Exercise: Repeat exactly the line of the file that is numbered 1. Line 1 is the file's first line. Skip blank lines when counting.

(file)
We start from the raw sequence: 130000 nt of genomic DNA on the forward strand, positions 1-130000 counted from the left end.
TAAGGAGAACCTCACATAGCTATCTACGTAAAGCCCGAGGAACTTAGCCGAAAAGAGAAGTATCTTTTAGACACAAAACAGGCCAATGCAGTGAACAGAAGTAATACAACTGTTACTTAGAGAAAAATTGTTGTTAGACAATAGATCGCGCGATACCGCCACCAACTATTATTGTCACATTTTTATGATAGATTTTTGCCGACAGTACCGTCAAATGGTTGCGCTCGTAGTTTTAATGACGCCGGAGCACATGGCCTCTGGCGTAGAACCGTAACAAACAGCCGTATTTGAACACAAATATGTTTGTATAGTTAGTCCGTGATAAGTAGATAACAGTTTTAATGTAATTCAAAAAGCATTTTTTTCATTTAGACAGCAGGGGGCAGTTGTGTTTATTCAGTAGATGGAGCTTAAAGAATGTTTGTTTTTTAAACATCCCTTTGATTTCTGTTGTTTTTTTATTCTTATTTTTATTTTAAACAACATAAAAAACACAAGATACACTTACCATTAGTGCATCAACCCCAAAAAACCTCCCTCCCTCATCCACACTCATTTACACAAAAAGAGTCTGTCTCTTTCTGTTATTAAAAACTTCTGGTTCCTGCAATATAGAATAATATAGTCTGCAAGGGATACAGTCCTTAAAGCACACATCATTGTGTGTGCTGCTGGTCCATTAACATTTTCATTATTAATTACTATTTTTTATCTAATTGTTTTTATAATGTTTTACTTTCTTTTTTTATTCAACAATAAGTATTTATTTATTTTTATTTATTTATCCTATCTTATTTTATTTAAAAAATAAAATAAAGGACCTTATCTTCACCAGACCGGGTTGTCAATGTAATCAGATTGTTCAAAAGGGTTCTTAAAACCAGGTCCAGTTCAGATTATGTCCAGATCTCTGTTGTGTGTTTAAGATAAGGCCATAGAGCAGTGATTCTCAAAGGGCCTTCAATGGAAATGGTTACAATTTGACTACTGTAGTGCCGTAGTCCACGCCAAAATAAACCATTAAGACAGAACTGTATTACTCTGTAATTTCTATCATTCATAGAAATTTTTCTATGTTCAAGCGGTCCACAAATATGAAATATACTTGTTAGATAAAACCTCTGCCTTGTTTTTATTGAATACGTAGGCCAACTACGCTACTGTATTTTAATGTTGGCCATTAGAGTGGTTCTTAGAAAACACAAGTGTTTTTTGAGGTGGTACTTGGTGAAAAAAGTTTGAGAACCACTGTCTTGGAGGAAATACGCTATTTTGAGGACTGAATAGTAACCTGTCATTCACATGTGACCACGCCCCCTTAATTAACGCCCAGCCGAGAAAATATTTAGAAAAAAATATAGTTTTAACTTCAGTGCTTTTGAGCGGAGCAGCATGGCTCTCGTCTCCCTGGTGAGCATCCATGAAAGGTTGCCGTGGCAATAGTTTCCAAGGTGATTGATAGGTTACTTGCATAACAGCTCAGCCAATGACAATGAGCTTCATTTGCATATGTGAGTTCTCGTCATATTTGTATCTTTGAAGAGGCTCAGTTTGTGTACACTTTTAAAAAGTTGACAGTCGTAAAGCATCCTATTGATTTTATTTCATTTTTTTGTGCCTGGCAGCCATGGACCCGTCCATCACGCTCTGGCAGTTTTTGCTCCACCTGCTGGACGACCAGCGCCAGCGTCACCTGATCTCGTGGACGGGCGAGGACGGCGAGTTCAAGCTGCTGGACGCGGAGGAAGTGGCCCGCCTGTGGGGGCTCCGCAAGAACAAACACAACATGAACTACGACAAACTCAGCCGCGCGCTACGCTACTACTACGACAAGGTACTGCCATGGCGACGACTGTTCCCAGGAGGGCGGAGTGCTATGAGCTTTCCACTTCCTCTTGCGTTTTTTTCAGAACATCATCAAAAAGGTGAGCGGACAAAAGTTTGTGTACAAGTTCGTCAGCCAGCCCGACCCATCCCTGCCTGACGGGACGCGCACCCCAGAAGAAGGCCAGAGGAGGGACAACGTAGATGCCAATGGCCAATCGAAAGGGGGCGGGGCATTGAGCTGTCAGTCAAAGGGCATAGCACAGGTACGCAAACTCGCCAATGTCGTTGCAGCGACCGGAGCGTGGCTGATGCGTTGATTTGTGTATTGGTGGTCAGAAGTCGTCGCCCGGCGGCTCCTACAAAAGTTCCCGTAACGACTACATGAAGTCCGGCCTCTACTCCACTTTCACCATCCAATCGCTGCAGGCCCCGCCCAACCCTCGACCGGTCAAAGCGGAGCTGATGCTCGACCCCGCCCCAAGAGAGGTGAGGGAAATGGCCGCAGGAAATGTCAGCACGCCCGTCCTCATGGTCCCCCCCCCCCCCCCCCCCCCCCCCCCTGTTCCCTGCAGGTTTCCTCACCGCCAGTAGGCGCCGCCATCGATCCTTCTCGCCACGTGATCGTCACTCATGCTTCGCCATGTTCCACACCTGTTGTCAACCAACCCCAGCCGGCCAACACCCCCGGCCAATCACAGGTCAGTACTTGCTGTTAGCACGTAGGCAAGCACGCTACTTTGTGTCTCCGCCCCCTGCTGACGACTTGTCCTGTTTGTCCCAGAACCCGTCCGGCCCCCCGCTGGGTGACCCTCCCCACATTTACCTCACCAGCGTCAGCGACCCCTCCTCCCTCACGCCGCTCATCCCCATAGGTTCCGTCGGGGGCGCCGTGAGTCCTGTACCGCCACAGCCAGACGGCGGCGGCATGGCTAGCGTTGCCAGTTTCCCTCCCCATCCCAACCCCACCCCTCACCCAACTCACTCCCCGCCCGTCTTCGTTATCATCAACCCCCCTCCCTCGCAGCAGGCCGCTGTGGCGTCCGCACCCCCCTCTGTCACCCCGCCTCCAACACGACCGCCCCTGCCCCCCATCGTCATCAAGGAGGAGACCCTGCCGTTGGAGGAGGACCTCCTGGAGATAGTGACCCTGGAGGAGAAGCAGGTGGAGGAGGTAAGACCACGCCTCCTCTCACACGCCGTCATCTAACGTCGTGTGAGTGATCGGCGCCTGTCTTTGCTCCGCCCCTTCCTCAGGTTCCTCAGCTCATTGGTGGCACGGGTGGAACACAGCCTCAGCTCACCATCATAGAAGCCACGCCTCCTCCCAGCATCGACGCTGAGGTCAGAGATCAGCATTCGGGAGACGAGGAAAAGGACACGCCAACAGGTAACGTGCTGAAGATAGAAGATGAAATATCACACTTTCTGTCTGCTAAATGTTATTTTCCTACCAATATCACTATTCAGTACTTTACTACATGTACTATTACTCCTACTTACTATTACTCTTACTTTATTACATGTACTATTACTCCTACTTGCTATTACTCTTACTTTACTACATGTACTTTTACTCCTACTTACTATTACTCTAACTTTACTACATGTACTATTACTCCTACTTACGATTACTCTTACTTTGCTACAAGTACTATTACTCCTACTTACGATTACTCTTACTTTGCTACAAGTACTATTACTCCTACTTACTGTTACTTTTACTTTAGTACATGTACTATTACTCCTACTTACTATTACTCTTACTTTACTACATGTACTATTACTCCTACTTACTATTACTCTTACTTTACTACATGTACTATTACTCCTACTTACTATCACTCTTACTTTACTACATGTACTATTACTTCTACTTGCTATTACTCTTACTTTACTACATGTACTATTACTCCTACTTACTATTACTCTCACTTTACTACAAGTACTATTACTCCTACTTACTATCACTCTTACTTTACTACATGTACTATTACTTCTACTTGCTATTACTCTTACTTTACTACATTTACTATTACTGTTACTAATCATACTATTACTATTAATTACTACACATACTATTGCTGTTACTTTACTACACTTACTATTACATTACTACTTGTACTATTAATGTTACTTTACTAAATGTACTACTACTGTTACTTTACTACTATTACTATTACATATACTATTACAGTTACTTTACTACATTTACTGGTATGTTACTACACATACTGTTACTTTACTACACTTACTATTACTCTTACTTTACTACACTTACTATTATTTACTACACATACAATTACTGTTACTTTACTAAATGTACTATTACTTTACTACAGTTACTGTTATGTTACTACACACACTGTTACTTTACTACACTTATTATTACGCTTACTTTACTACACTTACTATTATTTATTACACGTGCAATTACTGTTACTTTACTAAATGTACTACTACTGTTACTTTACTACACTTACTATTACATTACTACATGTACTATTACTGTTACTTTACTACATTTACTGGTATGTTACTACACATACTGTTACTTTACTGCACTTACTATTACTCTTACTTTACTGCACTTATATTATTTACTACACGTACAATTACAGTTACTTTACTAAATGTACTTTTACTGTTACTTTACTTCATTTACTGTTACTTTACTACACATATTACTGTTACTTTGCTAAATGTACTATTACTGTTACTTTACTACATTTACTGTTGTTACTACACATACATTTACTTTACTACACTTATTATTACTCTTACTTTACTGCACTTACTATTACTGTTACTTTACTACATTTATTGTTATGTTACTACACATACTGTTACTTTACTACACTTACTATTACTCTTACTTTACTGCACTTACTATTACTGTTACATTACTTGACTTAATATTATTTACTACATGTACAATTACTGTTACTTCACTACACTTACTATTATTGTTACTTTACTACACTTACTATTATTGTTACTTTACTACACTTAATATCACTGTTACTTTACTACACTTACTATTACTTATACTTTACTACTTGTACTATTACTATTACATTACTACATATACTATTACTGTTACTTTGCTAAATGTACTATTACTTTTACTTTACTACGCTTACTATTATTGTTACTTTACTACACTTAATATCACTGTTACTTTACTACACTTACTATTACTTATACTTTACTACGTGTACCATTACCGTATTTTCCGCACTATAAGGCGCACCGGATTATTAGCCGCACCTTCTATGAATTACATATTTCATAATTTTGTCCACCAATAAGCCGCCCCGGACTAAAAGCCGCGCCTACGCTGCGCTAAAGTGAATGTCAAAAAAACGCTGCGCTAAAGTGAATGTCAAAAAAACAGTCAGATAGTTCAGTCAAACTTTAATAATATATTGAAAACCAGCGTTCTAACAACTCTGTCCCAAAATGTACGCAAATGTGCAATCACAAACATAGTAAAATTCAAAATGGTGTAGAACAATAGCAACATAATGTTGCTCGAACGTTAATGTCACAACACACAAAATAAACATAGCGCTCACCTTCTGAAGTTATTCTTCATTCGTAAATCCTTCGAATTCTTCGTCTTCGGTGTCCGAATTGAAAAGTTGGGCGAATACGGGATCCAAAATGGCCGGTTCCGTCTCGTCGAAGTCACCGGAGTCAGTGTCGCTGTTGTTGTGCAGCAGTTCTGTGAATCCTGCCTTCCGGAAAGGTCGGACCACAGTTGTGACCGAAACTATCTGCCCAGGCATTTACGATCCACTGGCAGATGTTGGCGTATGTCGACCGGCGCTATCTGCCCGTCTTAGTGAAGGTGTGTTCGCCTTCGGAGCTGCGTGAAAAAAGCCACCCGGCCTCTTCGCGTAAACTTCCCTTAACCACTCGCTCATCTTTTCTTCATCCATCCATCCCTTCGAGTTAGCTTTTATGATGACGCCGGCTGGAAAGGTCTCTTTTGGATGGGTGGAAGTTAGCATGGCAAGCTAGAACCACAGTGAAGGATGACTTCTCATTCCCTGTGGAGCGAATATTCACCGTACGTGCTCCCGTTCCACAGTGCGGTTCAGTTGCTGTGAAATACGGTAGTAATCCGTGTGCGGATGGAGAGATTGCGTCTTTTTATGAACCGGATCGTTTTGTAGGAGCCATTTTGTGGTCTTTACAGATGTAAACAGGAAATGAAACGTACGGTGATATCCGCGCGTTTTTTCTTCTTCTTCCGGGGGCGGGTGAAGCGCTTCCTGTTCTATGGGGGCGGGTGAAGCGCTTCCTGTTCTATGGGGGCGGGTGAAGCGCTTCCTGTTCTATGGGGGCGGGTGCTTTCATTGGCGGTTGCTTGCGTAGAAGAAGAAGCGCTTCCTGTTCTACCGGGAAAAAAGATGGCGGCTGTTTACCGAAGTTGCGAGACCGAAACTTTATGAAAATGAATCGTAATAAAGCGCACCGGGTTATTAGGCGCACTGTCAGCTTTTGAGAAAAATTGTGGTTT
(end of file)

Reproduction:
We start from the raw sequence: 130000 nt of genomic DNA on the forward strand, positions 1-130000 counted from the left end.